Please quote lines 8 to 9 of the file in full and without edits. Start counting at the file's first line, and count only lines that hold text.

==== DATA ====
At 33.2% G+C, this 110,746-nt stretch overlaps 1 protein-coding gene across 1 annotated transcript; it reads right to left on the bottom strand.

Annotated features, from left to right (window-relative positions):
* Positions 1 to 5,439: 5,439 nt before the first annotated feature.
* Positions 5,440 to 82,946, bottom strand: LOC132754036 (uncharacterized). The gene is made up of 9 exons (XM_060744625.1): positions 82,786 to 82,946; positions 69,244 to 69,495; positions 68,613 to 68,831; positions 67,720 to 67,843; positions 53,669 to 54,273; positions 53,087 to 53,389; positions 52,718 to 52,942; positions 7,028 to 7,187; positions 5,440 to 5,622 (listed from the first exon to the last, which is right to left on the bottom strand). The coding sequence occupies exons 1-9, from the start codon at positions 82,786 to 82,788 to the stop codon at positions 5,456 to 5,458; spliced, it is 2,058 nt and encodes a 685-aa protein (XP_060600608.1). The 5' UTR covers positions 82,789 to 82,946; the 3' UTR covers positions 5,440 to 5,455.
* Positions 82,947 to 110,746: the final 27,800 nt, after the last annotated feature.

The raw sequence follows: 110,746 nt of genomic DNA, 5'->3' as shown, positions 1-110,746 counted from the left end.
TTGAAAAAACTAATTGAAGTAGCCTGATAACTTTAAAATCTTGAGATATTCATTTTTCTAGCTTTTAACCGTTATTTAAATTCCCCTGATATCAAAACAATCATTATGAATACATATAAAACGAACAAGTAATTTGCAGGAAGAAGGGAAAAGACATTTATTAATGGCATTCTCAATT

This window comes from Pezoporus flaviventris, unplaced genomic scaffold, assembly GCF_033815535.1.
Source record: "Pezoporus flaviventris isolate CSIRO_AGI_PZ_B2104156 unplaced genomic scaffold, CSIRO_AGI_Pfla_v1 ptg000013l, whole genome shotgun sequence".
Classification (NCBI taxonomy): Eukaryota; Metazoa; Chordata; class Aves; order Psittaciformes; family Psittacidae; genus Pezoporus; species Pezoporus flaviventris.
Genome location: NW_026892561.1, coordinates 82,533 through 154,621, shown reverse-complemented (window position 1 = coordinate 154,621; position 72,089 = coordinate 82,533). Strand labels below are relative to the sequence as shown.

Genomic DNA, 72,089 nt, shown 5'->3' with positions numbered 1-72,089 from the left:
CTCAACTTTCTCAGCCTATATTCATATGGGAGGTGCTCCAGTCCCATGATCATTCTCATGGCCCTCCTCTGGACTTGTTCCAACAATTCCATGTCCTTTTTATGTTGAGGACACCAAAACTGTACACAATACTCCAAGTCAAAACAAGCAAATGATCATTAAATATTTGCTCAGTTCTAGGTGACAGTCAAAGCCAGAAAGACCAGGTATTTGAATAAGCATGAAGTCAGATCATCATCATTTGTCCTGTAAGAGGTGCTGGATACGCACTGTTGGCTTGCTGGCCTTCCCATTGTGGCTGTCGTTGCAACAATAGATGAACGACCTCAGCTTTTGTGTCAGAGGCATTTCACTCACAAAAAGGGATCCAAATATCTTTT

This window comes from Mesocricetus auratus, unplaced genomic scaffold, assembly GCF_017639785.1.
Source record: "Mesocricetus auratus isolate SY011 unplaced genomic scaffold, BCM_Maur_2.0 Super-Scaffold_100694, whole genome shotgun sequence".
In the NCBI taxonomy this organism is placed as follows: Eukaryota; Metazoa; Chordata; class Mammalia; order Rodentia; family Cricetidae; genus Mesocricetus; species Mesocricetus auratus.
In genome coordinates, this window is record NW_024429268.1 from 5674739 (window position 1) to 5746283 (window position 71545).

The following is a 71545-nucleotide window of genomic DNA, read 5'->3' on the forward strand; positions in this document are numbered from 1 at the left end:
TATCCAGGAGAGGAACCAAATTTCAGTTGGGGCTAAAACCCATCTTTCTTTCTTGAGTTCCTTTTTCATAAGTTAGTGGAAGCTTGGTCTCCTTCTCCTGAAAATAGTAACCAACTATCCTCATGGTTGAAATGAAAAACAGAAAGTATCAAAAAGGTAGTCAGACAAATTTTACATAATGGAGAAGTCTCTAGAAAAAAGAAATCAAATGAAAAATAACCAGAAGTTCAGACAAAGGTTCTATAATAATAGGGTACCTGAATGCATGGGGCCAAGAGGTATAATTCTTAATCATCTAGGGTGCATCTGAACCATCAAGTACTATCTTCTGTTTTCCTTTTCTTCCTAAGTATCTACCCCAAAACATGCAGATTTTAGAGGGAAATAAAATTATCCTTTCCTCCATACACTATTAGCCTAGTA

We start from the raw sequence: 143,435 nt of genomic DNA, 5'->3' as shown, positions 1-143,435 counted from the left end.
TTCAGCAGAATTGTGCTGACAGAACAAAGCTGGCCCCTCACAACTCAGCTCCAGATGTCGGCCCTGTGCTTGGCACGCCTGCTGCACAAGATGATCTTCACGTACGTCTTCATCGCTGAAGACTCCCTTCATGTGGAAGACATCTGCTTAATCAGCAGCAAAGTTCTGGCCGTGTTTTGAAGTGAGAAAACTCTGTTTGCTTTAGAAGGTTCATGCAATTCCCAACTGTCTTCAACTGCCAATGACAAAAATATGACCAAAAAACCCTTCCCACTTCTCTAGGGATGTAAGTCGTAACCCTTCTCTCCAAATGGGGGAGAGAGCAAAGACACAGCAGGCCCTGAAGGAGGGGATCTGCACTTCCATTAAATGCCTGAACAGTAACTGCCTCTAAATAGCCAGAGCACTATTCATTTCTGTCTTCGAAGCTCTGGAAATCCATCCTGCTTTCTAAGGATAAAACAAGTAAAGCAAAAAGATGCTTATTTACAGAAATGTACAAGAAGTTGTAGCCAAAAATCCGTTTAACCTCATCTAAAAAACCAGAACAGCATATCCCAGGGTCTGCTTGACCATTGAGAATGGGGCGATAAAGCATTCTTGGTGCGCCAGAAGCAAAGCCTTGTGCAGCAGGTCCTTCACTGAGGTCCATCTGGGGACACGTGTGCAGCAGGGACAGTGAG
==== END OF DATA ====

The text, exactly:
This window comes from Pezoporus flaviventris, unplaced genomic scaffold, assembly GCF_033815535.1.
Source record: "Pezoporus flaviventris isolate CSIRO_AGI_PZ_B2104156 unplaced genomic scaffold, CSIRO_AGI_Pfla_v1 ptg000013l, whole genome shotgun sequence".